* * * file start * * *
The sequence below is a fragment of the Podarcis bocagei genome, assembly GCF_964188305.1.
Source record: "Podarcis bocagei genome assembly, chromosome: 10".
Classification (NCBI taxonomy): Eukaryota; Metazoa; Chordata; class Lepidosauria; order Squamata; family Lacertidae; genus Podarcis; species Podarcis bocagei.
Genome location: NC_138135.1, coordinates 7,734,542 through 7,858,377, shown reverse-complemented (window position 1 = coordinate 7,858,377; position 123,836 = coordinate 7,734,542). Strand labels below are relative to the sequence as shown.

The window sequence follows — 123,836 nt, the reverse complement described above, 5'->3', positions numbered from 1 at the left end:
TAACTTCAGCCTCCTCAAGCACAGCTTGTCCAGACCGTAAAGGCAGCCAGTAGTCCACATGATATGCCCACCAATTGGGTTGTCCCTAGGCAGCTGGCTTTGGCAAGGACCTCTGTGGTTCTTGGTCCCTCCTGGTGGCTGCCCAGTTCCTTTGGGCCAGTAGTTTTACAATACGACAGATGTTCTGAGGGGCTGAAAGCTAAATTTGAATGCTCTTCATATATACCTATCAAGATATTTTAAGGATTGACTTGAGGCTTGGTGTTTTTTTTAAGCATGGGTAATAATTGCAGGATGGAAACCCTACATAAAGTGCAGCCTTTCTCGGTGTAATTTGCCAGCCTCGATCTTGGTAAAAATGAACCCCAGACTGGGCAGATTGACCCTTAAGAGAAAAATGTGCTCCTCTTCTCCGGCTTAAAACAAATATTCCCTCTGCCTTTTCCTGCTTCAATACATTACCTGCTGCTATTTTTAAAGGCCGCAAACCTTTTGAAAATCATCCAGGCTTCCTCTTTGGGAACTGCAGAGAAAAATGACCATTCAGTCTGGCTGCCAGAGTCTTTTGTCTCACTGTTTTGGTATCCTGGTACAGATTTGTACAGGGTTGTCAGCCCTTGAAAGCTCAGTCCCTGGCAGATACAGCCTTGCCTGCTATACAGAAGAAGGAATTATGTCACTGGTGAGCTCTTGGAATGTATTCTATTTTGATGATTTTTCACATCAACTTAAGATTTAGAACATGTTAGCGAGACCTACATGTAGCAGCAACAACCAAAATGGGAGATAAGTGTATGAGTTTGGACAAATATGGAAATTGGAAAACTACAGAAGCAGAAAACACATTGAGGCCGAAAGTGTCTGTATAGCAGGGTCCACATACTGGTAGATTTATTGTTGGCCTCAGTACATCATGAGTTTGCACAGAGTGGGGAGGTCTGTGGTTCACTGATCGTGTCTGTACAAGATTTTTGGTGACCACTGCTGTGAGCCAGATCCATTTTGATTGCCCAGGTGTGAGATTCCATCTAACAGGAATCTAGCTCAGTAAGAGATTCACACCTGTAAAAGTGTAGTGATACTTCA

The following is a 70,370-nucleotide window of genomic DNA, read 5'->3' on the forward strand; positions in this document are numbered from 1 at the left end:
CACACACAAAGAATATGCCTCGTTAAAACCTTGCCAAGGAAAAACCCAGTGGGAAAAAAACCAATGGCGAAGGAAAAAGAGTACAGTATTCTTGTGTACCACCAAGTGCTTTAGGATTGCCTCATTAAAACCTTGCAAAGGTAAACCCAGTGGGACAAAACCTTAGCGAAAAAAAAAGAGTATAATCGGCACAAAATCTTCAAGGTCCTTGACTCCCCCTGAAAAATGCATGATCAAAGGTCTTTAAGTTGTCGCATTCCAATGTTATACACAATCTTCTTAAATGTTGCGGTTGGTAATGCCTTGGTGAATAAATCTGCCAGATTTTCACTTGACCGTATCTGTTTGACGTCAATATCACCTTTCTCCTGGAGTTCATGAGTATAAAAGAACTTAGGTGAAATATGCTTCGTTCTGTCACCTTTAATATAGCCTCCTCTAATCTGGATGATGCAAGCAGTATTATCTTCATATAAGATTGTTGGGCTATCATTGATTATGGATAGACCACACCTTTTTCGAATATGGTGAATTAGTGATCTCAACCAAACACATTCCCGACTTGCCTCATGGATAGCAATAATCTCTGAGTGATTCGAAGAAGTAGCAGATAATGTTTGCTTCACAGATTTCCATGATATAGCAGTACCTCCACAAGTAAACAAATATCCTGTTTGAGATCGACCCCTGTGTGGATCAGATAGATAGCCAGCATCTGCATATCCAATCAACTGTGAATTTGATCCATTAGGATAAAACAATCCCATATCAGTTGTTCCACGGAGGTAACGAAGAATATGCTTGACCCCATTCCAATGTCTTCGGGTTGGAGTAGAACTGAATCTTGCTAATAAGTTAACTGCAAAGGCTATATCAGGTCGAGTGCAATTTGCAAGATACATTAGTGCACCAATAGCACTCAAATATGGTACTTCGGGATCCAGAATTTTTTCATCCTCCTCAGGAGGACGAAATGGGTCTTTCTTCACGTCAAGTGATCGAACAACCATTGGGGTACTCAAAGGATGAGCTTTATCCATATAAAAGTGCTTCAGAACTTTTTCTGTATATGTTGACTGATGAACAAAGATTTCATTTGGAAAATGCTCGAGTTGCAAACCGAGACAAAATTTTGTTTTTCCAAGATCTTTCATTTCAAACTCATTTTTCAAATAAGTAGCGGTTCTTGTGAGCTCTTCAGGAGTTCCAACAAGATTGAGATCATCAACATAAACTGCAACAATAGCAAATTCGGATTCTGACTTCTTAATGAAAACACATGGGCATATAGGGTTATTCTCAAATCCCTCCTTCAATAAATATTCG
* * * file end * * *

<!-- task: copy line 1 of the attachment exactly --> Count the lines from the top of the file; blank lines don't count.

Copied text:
The sequence below is a fragment of the Podarcis bocagei genome, assembly GCF_964188305.1.